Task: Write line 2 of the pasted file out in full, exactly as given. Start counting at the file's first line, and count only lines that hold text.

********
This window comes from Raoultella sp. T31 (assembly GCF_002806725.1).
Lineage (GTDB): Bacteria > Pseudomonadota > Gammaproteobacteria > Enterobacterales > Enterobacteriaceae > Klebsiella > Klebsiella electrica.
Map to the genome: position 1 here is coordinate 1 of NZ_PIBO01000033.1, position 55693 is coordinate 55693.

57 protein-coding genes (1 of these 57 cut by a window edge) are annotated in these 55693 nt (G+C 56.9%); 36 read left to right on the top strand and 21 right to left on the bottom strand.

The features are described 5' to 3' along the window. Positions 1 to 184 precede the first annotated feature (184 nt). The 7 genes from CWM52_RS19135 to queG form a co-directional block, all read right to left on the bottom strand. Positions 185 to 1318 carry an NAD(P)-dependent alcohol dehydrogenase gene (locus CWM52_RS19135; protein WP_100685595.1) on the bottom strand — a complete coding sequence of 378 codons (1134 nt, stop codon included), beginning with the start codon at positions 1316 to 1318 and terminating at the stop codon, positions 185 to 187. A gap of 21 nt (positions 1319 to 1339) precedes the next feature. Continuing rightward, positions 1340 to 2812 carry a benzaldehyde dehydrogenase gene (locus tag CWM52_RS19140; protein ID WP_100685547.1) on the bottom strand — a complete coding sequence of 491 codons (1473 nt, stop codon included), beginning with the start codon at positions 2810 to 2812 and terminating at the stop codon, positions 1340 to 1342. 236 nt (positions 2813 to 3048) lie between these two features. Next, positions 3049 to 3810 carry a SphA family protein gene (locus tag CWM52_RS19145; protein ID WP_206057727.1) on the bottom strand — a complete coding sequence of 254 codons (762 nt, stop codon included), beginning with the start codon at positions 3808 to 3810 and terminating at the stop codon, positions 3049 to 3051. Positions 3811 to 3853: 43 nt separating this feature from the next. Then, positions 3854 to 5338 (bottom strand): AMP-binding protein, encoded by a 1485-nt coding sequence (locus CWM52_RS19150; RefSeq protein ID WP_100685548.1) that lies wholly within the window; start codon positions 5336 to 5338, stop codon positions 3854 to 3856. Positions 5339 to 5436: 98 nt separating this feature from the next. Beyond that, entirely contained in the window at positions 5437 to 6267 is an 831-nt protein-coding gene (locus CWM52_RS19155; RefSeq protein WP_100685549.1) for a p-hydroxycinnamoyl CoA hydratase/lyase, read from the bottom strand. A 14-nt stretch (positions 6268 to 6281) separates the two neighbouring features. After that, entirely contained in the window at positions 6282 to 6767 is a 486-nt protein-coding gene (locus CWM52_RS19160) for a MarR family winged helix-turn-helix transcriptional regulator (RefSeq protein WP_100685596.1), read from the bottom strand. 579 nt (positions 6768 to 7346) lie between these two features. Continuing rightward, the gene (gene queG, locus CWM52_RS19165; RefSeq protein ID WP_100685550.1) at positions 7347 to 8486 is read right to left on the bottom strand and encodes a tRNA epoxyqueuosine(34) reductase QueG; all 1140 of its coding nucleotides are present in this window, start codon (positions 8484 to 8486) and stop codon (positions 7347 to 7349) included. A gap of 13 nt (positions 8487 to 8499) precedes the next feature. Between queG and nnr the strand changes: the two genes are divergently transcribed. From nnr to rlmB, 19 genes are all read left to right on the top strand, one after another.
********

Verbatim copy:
Lineage (GTDB): Bacteria > Pseudomonadota > Gammaproteobacteria > Enterobacterales > Enterobacteriaceae > Klebsiella > Klebsiella electrica.